SpireTech Blog - Tag: Security
IT security and safety recommendations, news, and advice.
used with permission from Tektonika (HP), by Karen Gilleland
Unlike fine wine, your cyber assets don’t get better with age. Any PC more than four years old is not only costly to keep, but it’s also hack-friendly tech that could pose serious office security risk. Old PCs lack the built-in security triggers needed to repel the thousands of malware threats discovered each hour. With new technology, you could avoid 70–80 percent of the top malware detected.
Down-level hardware could potentially jeopardize your business—and that risk carries a price tag far exceeding an investment in state-of-the-art technology. As Two River Community Bank put it, “The risk just isn’t worth it.” There’s no reason to stick with outdated hardware, especially when computing power is growing exponentially and faster than ever. Older hardware may be costing you precious time, and the longer you delay updating old equipment, the further behind you’ll fall in the skills, knowledge, and technology needed to compete with companies on top of the curve. Read more...
used with permission from Norton by Symantec
Mention “cookies” and most people expect a chocolate chip treat to appear. When talking about computers, however, cookies aren’t on the dropdown menu. In fact, they’re not even physical objects. Yet they do a great deal of the work that makes it more convenient for you to browse the Internet — and they can be troublesome if you don’t know how to clear or delete cookies.
Meet the computer cookie
A computer “cookie” is more formally known as an HTTP cookie, a web cookie, an Internet cookie or a browser cookie. The name is a shorter version of “magic cookie,” which is a term for a packet of data that a computer receives and then sends back without changing or altering it.
No matter what it’s called, a computer cookie consists of information. When you visit a website, the website sends the cookie to your computer. Read more...
used with permission from FTC.gov, by Lesley Fair
Engage, connect, protect was the theme of a series of Small Business Security Roundtables the FTC sponsored last summer. We listened to businesses talk about the challenges they face in securing sensitive information and fending off cyber threats. We also heard that they want concrete advice from the FTC. For example, how can a small company – especially one that may not have the in-house expertise to host its own website – get down to business while also addressing these concerns?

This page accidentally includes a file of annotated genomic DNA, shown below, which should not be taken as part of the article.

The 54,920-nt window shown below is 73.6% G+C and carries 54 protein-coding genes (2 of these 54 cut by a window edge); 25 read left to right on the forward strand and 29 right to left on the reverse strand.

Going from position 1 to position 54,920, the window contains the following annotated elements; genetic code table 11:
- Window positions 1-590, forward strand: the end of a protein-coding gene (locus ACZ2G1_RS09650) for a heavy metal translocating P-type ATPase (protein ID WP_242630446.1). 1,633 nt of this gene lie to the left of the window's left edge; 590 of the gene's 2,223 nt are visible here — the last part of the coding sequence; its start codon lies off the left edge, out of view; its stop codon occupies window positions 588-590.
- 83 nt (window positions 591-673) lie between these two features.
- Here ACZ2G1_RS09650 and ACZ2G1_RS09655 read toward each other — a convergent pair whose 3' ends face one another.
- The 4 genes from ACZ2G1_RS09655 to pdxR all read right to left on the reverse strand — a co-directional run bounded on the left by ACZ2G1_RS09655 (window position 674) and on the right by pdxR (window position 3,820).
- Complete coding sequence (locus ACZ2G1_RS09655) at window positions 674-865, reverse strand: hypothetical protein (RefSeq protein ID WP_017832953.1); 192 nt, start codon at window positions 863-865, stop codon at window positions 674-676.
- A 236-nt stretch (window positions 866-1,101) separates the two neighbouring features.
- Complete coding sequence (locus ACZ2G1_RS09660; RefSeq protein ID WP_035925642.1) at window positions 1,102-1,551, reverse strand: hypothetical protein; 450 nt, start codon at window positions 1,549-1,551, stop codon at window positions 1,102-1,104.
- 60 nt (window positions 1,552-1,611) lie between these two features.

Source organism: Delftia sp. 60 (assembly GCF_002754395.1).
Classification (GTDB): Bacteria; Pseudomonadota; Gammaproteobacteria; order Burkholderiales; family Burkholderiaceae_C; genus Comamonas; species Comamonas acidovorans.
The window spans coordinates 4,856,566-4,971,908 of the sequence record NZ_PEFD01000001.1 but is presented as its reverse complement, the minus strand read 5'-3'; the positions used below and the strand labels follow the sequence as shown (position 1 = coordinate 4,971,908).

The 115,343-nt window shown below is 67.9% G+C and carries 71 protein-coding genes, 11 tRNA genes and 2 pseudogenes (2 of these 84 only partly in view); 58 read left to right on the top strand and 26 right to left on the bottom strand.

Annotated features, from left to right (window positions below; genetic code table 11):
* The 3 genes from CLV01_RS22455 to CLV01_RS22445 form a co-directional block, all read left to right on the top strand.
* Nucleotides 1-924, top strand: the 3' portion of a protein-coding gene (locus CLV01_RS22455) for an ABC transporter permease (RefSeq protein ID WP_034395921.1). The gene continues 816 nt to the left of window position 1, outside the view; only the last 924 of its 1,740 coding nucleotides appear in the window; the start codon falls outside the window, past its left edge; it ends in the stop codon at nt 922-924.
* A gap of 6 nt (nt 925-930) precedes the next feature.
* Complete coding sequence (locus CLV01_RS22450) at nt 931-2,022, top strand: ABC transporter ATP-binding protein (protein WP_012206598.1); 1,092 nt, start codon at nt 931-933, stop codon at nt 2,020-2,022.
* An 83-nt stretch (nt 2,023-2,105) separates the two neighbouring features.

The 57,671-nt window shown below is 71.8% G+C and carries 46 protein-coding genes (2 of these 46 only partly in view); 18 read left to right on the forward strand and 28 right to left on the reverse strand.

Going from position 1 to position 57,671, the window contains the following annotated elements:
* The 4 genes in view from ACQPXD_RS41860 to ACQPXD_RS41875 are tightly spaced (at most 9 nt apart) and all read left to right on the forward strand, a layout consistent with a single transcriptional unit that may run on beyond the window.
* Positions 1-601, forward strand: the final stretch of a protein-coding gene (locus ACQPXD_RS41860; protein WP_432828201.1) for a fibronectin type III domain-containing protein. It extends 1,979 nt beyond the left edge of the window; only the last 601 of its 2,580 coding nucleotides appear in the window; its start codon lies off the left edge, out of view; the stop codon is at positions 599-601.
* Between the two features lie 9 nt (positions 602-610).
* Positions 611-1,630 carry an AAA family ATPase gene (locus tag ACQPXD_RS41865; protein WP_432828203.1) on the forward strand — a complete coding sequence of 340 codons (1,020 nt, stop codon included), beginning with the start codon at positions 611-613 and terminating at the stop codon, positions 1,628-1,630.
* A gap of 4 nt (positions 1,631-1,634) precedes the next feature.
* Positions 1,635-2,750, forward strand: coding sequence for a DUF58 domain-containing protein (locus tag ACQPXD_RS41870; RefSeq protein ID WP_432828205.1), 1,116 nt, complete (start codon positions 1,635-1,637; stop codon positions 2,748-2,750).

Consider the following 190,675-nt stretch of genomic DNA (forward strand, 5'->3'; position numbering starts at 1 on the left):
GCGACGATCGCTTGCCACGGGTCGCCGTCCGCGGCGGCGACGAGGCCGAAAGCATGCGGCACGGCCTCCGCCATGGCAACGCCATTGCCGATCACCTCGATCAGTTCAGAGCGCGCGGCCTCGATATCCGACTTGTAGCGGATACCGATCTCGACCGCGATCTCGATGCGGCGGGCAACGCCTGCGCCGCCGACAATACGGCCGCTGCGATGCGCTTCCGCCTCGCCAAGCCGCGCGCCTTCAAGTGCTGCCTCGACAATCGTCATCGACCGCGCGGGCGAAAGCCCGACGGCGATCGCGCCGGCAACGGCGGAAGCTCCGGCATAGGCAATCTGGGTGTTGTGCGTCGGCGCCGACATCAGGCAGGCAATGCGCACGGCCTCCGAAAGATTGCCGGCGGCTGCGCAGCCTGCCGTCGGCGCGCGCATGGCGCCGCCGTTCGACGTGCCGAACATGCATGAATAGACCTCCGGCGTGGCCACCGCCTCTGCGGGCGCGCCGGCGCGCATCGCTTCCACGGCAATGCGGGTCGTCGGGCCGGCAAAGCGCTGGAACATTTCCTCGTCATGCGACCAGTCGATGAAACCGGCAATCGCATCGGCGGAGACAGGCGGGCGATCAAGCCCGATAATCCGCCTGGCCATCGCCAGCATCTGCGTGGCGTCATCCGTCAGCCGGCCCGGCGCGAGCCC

In search of a solution, many businesses turn to web hosting firms to set up their website and email systems. In a just-published Staff Perspective, Do Web Hosts Protect Their Small Business Customers with Secure Hosting and Anti-Phishing Technologies?, the FTC’s Office of Technology Research & Investigation (OTech) looked at 11 web hosts that market their services to small businesses. (The Staff Perspective explains OTech’s methodology.) Read more...
What are they and can they affect you?
Ask a business person where their office is located and the likely answer is “everywhere.” They’re working from home, staying in the loop while traveling, and catching up on email between sales calls. For productivity’s sake, many companies give their employees – and perhaps clients or service providers – remote access to their networks. Are you taking steps to ensure those outside entryways into your systems are sensibly defended?
If your business wants to start with security, it’s important to secure remote access to your network. Here are some examples based on FTC investigations, law enforcement actions, and questions that businesses have asked us.
Ensure Endpoint Security.
Your network is only as secure as the least safe device that connects to it – and there’s no guarantee that an employee’s home computer, a client’s laptop, or a service provider’s smartphone meets your standards for security. Before allowing them to access your network remotely, set security ground rules, communicate them clearly, and verify that the employee, client, or service provider is in compliance. Read more...
2018 is right around the corner, and here are our top five tips for things you can do to improve your cybersecurity in the new year. Cybersecurity has been the most critical issue in 2017, and that’s not going to change. If you haven’t begun addressing your organization’s cybersecurity defense, let’s start now!
#1 Train Your Employees